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  1. #1
    Les Paul Forum Member
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    First year for ‘57 Classics

    I’m pretty sure it was around the mid ‘90s. Am I correct on this one?

  2. #2

    Re: First year for ‘57 Classics

    Early 90's; maybe 92-ish?

  3. #3
    Les Paul Forum Member LtKojak's Avatar
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    Re: First year for ‘57 Classics

    Mid 1990.
    Pepe aka Lt. Kojak
    Milano, Italy
    https://soundcloud.com/theodore-koja...hy-bro-project
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  4. #4
    Les Paul Forum Member goldtop0's Avatar
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    Re: First year for ‘57 Classics

    It'd be good to get the order of introduction of the pickups from the '80s to present day.
    Here's what I think so far, correct me if I'm wrong.

    Shaws-'57 Classics-Burstbuckers-Custombuckers and prior to the Shaws were Tarbucks?? or whatever they were called.

  5. #5
    Les Paul Forum Member Big Al's Avatar
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    Re: First year for ‘57 Classics

    Weren't they the first Historic product, '93? Tom Holmes' baby.
    The older I get, the better I was.

  6. #6
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    Re: First year for ‘57 Classics

    Quote Originally Posted by Big Al View Post
    Weren't they the first Historic product, '93? Tom Holmes' baby.
    I too believe about ‘93. When I purchased a few different new Gibson guitars in early-mid ‘92, they all seemed to have either the 490R/498T or 496R/500T combos.

  7. #7
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    Re: First year for ‘57 Classics

    I got my first set in August of 1994 , so they probably came out summer or fall 1993 ?

  8. #8
    Les Paul Forum Member AA00475Bassman's Avatar
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    Re: First year for ‘57 Classics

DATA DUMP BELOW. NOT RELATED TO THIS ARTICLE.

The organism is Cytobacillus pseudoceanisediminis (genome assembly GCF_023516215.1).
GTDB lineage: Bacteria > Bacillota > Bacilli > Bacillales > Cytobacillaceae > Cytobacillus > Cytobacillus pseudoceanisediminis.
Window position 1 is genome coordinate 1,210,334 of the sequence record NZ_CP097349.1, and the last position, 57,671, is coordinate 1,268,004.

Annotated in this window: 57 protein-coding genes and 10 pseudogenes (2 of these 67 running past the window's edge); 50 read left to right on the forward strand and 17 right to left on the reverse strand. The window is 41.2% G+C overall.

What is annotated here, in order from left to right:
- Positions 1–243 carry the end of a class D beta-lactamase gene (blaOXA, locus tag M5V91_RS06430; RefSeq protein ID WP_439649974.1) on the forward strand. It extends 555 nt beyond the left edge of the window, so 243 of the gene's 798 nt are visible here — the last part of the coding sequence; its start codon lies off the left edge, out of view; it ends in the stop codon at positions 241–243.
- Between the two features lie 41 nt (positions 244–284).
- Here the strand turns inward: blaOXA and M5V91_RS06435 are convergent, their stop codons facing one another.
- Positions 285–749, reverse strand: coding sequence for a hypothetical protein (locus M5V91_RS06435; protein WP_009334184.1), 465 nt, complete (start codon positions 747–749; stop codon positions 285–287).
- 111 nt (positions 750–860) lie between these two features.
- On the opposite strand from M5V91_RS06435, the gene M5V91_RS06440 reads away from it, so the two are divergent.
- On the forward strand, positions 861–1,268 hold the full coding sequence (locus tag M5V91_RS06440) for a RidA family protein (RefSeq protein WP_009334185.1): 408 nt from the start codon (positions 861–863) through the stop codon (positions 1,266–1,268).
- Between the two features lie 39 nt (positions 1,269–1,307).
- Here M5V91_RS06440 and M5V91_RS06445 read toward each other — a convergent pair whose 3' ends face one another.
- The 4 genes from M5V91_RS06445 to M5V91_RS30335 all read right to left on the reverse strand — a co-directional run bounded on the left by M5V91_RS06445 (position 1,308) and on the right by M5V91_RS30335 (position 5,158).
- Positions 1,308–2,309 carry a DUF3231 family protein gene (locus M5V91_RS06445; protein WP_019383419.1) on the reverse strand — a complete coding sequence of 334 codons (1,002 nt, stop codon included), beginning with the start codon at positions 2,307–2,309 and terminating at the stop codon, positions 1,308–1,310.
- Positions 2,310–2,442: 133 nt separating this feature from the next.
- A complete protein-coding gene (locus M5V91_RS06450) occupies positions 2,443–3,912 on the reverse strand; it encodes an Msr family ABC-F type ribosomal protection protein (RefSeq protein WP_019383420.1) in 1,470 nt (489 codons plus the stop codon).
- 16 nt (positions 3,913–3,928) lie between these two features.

My 93 R7 GT came with 57 & they are great pickups !
    Ive never confused owning a bunch of high end gear with being some kind of a guitar player I'm a hack and I love guitars !

    The myth :The most disturbing thing about buying a fake Les Paul is how my research after the purchase is received by Forum members ??? 2020

    The Myth: Neat wiring layouts always equate to great-sounding amps.

    The Myth: If I would have lived with MOM & mooched till I was 48 I would play like Clapton !
    Think about it
    won't you ...... Please !

  9. #9
    Les Paul Forum Member 65Firebird's Avatar
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    Re: First year for ‘57 Classics


    I owned a 1991 Gibson 30th Anniversary 61 Les Paul Custom Limited Edition and was under the impression that the pickups where 57 classics.

  10. #10
    Les Paul Forum Member Big Al's Avatar
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    Re: First year for ‘57 Classics

    Quote Originally Posted by goldtop0 View Post
    It'd be good to get the order of introduction of the pickups from the '80s to present day.
    Here's what I think so far, correct me if I'm wrong.

    Shaws-'57 Classics-Burstbuckers-Custombuckers and prior to the Shaws were Tarbucks?? or whatever they were called.
    Tarbacks were not a paf type and not part of a paf lineage. Ttops replaced pat # pups which replaced pafs. Patent Applied For, (Shaws), then 1959 Reissue Pickup, or '59 Reissue Humbucker until Custom Shop's Historic Division's first official product, 57 Classic. Designed and built by Tom Holmes at first, later at Gibson in Nashville.

    There were all kinds of humbuckers made around Ttop and 57 Classic time span that were not in the paf lineage. From memory some are; Dirty Fingers, a few Super Humbuckers, True Blues, Velvet Brick, Bill Larwence Marauder Humbucker, L? & R?, (Circuit Back), and some memory fails to recall.

    The Patent Applied For, (Shaws), used on reissue models of early 80's and was short lived. First attempt at making a paf it is a cool and unique sounding pup that was popular and showed there was a market for Gibson to pursue.
    The older I get, the better I was.

  11. #11
    Les Paul Forum Member goldtop0's Avatar
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    Re: First year for ‘57 Classics

    Thanks for that Al...........fills in the gaps that we knew virtually nothing about here in NZ

  12. #12

    Re: First year for ‘57 Classics